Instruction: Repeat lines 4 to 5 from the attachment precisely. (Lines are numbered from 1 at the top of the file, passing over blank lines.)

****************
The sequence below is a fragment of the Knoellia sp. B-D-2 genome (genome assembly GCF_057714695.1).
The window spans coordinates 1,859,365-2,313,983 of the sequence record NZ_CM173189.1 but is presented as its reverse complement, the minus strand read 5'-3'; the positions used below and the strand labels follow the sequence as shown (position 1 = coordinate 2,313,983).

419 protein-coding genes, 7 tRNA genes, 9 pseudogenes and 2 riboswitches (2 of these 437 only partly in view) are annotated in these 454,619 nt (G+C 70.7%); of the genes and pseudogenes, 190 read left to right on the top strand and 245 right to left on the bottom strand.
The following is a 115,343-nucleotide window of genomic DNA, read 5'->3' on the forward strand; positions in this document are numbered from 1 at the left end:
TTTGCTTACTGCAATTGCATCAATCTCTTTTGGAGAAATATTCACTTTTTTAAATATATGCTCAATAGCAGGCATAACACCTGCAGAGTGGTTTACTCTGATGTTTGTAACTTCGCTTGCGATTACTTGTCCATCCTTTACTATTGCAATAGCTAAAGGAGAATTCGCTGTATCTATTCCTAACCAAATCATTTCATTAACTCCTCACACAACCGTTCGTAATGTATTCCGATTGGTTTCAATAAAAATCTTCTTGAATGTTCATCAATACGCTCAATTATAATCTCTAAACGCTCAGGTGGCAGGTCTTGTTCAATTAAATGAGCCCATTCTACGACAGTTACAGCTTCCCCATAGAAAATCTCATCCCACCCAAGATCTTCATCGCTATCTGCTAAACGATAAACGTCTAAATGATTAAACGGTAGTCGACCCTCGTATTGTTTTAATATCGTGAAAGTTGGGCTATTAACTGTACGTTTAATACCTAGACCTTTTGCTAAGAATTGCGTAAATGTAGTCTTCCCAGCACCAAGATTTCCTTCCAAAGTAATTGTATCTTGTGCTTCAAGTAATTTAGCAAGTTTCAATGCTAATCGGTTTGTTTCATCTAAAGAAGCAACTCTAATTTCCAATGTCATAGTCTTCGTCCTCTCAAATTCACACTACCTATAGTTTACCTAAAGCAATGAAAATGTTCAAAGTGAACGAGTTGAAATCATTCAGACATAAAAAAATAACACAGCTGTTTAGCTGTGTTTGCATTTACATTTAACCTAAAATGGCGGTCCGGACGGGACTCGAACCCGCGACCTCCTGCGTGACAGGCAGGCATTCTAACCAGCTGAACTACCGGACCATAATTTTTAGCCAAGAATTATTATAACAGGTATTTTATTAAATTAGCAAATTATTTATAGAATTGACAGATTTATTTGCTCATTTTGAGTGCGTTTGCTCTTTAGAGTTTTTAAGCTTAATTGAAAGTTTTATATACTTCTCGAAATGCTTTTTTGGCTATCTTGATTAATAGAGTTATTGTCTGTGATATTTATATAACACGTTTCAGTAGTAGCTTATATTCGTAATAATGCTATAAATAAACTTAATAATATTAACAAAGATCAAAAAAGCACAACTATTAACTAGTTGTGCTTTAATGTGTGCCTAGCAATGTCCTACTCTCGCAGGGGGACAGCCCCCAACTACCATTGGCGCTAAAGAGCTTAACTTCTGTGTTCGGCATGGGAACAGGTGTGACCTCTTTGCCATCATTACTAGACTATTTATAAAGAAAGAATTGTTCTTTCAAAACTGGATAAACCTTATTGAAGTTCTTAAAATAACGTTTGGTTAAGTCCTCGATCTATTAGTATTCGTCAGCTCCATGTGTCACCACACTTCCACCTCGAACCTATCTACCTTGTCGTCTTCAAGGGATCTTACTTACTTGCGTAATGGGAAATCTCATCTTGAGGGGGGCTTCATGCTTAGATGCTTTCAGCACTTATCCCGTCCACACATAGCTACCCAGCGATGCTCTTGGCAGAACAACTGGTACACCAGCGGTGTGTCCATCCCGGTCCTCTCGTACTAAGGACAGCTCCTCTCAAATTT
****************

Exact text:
The following is a 115,343-nucleotide window of genomic DNA, read 5'->3' on the forward strand; positions in this document are numbered from 1 at the left end:
TTTGCTTACTGCAATTGCATCAATCTCTTTTGGAGAAATATTCACTTTTTTAAATATATGCTCAATAGCAGGCATAACACCTGCAGAGTGGTTTACTCTGATGTTTGTAACTTCGCTTGCGATTACTTGTCCATCCTTTACTATTGCAATAGCTAAAGGAGAATTCGCTGTATCTATTCCTAACCAAATCATTTCATTAACTCCTCACACAACCGTTCGTAATGTATTCCGATTGGTTTCAATAAAAATCTTCTTGAATGTTCATCAATACGCTCAATTATAATCTCTAAACGCTCAGGTGGCAGGTCTTGTTCAATTAAATGAGCCCATTCTACGACAGTTACAGCTTCCCCATAGAAAATCTCATCCCACCCAAGATCTTCATCGCTATCTGCTAAACGATAAACGTCTAAATGATTAAACGGTAGTCGACCCTCGTATTGTTTTAATATCGTGAAAGTTGGGCTATTAACTGTACGTTTAATACCTAGACCTTTTGCTAAGAATTGCGTAAATGTAGTCTTCCCAGCACCAAGATTTCCTTCCAAAGTAATTGTATCTTGTGCTTCAAGTAATTTAGCAAGTTTCAATGCTAATCGGTTTGTTTCATCTAAAGAAGCAACTCTAATTTCCAATGTCATAGTCTTCGTCCTCTCAAATTCACACTACCTATAGTTTACCTAAAGCAATGAAAATGTTCAAAGTGAACGAGTTGAAATCATTCAGACATAAAAAAATAACACAGCTGTTTAGCTGTGTTTGCATTTACATTTAACCTAAAATGGCGGTCCGGACGGGACTCGAACCCGCGACCTCCTGCGTGACAGGCAGGCATTCTAACCAGCTGAACTACCGGACCATAATTTTTAGCCAAGAATTATTATAACAGGTATTTTATTAAATTAGCAAATTATTTATAGAATTGACAGATTTATTTGCTCATTTTGAGTGCGTTTGCTCTTTAGAGTTTTTAAGCTTAATTGAAAGTTTTATATACTTCTCGAAATGCTTTTTTGGCTATCTTGATTAATAGAGTTATTGTCTGTGATATTTATATAACACGTTTCAGTAGTAGCTTATATTCGTAATAATGCTATAAATAAACTTAATAATATTAACAAAGATCAAAAAAGCACAACTATTAACTAGTTGTGCTTTAATGTGTGCCTAGCAATGTCCTACTCTCGCAGGGGGACAGCCCCCAACTACCATTGGCGCTAAAGAGCTTAACTTCTGTGTTCGGCATGGGAACAGGTGTGACCTCTTTGCCATCATTACTAGACTATTTATAAAGAAAGAATTGTTCTTTCAAAACTGGATAAACCTTATTGAAGTTCTTAAAATAACGTTTGGTTAAGTCCTCGATCTATTAGTATTCGTCAGCTCCATGTGTCACCACACTTCCACCTCGAACCTATCTACCTTGTCGTCTTCAAGGGATCTTACTTACTTGCGTAATGGGAAATCTCATCTTGAGGGGGGCTTCATGCTTAGATGCTTTCAGCACTTATCCCGTCCACACATAGCTACCCAGCGATGCTCTTGGCAGAACAACTGGTACACCAGCGGTGTGTCCATCCCGGTCCTCTCGTACTAAGGACAGCTCCTCTCAAATTT